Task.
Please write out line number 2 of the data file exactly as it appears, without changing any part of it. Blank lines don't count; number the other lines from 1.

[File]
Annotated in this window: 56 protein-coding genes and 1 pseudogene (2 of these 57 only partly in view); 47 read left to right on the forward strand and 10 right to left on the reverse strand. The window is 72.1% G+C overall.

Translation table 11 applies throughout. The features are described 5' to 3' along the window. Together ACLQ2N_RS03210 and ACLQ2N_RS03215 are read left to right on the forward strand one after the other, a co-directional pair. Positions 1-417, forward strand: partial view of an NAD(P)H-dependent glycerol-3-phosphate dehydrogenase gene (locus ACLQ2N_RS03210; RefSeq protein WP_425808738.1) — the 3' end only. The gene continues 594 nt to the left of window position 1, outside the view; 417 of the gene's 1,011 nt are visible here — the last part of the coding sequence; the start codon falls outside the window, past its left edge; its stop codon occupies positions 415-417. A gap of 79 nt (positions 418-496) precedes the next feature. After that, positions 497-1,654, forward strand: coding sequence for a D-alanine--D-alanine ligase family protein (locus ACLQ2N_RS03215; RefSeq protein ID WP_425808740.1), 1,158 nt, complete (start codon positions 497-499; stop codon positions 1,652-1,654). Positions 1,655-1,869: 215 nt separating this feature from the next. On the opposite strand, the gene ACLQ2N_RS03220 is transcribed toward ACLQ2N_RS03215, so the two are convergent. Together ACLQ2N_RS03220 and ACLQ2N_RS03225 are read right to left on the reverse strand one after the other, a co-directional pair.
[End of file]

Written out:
Translation table 11 applies throughout. The features are described 5' to 3' along the window. Together ACLQ2N_RS03210 and ACLQ2N_RS03215 are read left to right on the forward strand one after the other, a co-directional pair. Positions 1-417, forward strand: partial view of an NAD(P)H-dependent glycerol-3-phosphate dehydrogenase gene (locus ACLQ2N_RS03210; RefSeq protein WP_425808738.1) — the 3' end only. The gene continues 594 nt to the left of window position 1, outside the view; 417 of the gene's 1,011 nt are visible here — the last part of the coding sequence; the start codon falls outside the window, past its left edge; its stop codon occupies positions 415-417. A gap of 79 nt (positions 418-496) precedes the next feature. After that, positions 497-1,654, forward strand: coding sequence for a D-alanine--D-alanine ligase family protein (locus ACLQ2N_RS03215; RefSeq protein ID WP_425808740.1), 1,158 nt, complete (start codon positions 497-499; stop codon positions 1,652-1,654). Positions 1,655-1,869: 215 nt separating this feature from the next. On the opposite strand, the gene ACLQ2N_RS03220 is transcribed toward ACLQ2N_RS03215, so the two are convergent. Together ACLQ2N_RS03220 and ACLQ2N_RS03225 are read right to left on the reverse strand one after the other, a co-directional pair.